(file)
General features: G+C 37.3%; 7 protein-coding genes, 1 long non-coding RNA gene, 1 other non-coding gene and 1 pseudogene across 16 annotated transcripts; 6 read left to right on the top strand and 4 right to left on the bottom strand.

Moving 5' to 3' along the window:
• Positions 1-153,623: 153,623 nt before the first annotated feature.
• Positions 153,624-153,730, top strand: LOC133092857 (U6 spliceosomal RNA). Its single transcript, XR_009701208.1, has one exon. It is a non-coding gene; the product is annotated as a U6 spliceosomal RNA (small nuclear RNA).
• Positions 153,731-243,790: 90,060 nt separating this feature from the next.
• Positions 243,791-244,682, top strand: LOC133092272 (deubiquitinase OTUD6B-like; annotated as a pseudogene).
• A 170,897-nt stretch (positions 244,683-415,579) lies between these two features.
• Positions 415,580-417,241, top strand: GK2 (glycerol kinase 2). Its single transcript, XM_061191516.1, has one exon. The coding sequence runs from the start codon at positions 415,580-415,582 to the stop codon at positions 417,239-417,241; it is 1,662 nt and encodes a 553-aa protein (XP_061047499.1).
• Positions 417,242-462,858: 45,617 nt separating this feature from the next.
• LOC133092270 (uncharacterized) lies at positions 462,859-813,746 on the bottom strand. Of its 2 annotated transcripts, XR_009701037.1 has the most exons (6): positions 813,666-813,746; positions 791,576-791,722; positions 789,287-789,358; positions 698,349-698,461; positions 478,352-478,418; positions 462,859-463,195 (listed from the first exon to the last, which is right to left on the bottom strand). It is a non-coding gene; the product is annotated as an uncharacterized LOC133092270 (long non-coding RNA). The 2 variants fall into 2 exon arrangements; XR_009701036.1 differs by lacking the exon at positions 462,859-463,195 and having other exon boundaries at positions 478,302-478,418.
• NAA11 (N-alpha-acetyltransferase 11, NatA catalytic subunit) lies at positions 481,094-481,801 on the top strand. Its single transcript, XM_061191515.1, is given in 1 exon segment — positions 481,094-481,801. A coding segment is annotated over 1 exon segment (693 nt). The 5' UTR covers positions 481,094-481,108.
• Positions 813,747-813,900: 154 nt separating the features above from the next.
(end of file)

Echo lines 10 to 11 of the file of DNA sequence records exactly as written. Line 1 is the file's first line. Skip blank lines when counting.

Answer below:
• LOC133092270 (uncharacterized) lies at positions 462,859-813,746 on the bottom strand. Of its 2 annotated transcripts, XR_009701037.1 has the most exons (6): positions 813,666-813,746; positions 791,576-791,722; positions 789,287-789,358; positions 698,349-698,461; positions 478,352-478,418; positions 462,859-463,195 (listed from the first exon to the last, which is right to left on the bottom strand). It is a non-coding gene; the product is annotated as an uncharacterized LOC133092270 (long non-coding RNA). The 2 variants fall into 2 exon arrangements; XR_009701036.1 differs by lacking the exon at positions 462,859-463,195 and having other exon boundaries at positions 478,302-478,418.
• NAA11 (N-alpha-acetyltransferase 11, NatA catalytic subunit) lies at positions 481,094-481,801 on the top strand. Its single transcript, XM_061191515.1, is given in 1 exon segment — positions 481,094-481,801. A coding segment is annotated over 1 exon segment (693 nt). The 5' UTR covers positions 481,094-481,108.